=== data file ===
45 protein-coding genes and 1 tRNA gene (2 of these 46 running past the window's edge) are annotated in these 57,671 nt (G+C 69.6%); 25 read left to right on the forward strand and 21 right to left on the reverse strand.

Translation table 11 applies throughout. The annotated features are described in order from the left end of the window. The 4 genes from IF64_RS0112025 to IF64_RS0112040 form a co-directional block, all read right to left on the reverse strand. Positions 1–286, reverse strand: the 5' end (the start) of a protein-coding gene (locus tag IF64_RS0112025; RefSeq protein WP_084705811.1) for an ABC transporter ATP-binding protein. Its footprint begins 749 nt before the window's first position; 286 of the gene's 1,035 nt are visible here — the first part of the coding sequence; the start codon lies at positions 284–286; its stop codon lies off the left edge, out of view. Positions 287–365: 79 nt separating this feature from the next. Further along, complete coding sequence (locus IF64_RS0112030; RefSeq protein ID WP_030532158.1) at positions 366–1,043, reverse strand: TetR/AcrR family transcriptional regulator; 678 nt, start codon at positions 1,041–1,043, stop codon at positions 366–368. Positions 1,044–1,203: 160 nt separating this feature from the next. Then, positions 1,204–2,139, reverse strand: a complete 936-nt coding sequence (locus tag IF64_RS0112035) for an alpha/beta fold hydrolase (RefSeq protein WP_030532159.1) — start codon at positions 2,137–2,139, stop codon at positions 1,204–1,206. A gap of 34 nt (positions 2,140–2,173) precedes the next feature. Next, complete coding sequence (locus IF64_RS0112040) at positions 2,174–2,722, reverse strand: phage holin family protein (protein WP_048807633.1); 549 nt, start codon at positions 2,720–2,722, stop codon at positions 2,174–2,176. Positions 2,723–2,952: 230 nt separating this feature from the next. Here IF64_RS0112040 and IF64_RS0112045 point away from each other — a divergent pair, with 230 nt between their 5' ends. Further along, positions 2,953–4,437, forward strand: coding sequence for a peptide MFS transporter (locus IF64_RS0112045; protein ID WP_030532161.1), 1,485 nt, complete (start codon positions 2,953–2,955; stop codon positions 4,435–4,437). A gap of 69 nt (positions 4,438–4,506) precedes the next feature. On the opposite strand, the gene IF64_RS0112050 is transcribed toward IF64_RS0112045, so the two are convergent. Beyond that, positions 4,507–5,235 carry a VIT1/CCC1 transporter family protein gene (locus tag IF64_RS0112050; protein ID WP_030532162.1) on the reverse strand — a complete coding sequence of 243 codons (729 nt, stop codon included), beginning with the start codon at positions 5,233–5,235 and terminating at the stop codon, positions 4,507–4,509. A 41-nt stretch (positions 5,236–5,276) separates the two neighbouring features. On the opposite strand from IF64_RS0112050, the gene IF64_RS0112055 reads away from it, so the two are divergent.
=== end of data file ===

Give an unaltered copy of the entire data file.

45 protein-coding genes and 1 tRNA gene (2 of these 46 running past the window's edge) are annotated in these 57,671 nt (G+C 69.6%); 25 read left to right on the forward strand and 21 right to left on the reverse strand.

Translation table 11 applies throughout. The annotated features are described in order from the left end of the window. The 4 genes from IF64_RS0112025 to IF64_RS0112040 form a co-directional block, all read right to left on the reverse strand. Positions 1–286, reverse strand: the 5' end (the start) of a protein-coding gene (locus tag IF64_RS0112025; RefSeq protein WP_084705811.1) for an ABC transporter ATP-binding protein. Its footprint begins 749 nt before the window's first position; 286 of the gene's 1,035 nt are visible here — the first part of the coding sequence; the start codon lies at positions 284–286; its stop codon lies off the left edge, out of view. Positions 287–365: 79 nt separating this feature from the next. Further along, complete coding sequence (locus IF64_RS0112030; RefSeq protein ID WP_030532158.1) at positions 366–1,043, reverse strand: TetR/AcrR family transcriptional regulator; 678 nt, start codon at positions 1,041–1,043, stop codon at positions 366–368. Positions 1,044–1,203: 160 nt separating this feature from the next. Then, positions 1,204–2,139, reverse strand: a complete 936-nt coding sequence (locus tag IF64_RS0112035) for an alpha/beta fold hydrolase (RefSeq protein WP_030532159.1) — start codon at positions 2,137–2,139, stop codon at positions 1,204–1,206. A gap of 34 nt (positions 2,140–2,173) precedes the next feature. Next, complete coding sequence (locus IF64_RS0112040) at positions 2,174–2,722, reverse strand: phage holin family protein (protein WP_048807633.1); 549 nt, start codon at positions 2,720–2,722, stop codon at positions 2,174–2,176. Positions 2,723–2,952: 230 nt separating this feature from the next. Here IF64_RS0112040 and IF64_RS0112045 point away from each other — a divergent pair, with 230 nt between their 5' ends. Further along, positions 2,953–4,437, forward strand: coding sequence for a peptide MFS transporter (locus IF64_RS0112045; protein ID WP_030532161.1), 1,485 nt, complete (start codon positions 2,953–2,955; stop codon positions 4,435–4,437). A gap of 69 nt (positions 4,438–4,506) precedes the next feature. On the opposite strand, the gene IF64_RS0112050 is transcribed toward IF64_RS0112045, so the two are convergent. Beyond that, positions 4,507–5,235 carry a VIT1/CCC1 transporter family protein gene (locus tag IF64_RS0112050; protein ID WP_030532162.1) on the reverse strand — a complete coding sequence of 243 codons (729 nt, stop codon included), beginning with the start codon at positions 5,233–5,235 and terminating at the stop codon, positions 4,507–4,509. A 41-nt stretch (positions 5,236–5,276) separates the two neighbouring features. On the opposite strand from IF64_RS0112050, the gene IF64_RS0112055 reads away from it, so the two are divergent.